Shopify, e-commerce eats finance

The last session of the Fintech Product Guild `10k-a-month club` was centered around one the most interesting companies in circulation: Shopify.

Shopify was established with the goal of making e-commerce very simple for anybody: the company provides a set of tools to bootstrap an online shop and essentially remove a lot of technical hurdles from the setup of an e-commerce, letting entrepreneurs focus on the commercial side of the venture.

Recently, they started adding a comprehensive set of financial features to their product, embodying the paradigm of embedded finance that I already touched in one of my previous posts.

The goal of this post is to deep-dive into these features and analyse their strategic impact.

Financials analysis

Income statement

Shopify grew massively in the last 12 months, reaching over 1 million merchants on the platform and a GMV (Gross Merchandise Volume) of more than $60bn. 

This is obviously an insane number, but it’s still less than a third of what Amazon generates through its Marketplace business, and less than 20% of Amazon’s entire GMV .

Shopify vs Amazon GMV – Source: MarketplacePulse

That GMV translates into $ 1.5 B revenues split between subscription and merchant solutions.

The subscription product is essentially the access to the e-commerce platform and was crucial to jumpstart the company, but the merchant solution is where the company is investing more and where they probably expect to build a moat.

Shopify Income Statement common size analysis

Merchant solutions now accounts for 59% of Shopify’s revenues, and counting. This line includes a constellation of extra services that support the merchant in many non-commercial activities, such as:

  • Shopify Payments 
  • Shopify Shipping and Fulfillment
  • Shopify Capital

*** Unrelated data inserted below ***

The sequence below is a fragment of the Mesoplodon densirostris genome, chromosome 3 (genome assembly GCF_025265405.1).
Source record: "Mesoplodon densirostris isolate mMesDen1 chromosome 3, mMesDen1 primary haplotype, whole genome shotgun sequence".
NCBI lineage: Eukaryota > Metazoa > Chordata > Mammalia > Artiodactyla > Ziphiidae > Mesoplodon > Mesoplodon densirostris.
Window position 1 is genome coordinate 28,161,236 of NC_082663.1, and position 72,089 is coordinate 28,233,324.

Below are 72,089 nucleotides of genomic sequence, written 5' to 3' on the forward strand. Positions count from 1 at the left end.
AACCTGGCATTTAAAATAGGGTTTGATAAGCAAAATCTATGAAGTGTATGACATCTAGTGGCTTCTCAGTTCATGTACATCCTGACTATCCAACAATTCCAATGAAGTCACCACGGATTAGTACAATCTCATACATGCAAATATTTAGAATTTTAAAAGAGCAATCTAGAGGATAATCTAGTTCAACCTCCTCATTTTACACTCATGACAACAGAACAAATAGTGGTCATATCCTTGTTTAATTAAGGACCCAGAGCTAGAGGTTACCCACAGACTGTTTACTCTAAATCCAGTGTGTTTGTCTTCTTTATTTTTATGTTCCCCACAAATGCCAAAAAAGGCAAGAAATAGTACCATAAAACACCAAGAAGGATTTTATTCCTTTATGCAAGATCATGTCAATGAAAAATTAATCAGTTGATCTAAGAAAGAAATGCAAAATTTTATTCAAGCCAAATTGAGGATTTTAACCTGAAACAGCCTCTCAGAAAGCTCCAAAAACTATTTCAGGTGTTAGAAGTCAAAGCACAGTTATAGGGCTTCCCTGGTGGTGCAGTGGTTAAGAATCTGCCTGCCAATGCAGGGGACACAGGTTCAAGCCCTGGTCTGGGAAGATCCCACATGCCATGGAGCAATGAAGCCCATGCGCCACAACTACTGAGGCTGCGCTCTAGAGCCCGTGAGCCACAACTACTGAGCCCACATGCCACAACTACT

Balance Sheet

Shopify’s balance sheet is really a fortress with minimal leverage and a lot of cash available.

Shopify Balance Sheet common size analysis

Statement of Cash Flows

Shopify’s statement of Cash flows is very insightful, as it really shows a company in its growth phase: the financing flow started to go down but is still very strong, the operating flow starts to take off and the investing one is diminishing but still deeply negative.

Shopify statement of cash flow, in the company-stage SCF curve

Leveraging the platform: embedding finance

The last Shopify Reunite saw a number of announcements with Money and Financial features at the centre of the stage. Many of their products pose a direct threat to many incumbents and pure Fintech startups:

FeatureThreat to:
Shopify balance: A business banking account and loans for merchants. No fees or minimum balances. This will include a Shopify customized virtual and/or physical debit card and cash-back cardsRetail banks, neobanks for SME. Any new e-commerce will probably use either Shopify or Amazon. They will easily be acquired also on the banking side.
Shopify Capital: The company expanded their lending infrastructure. Lent $1 billion to merchants so far, in ticket sizes ranging from $200 to $1 million.Retail banks, SME lenders.
See above, only for lending (with better underwriting opportunities).

They also announced some customer-facing features that want to rival with more customer facing brands:

  • Installment payments via Shop Pay, with the option for users to break purchases into 4 even payments at 0% interest.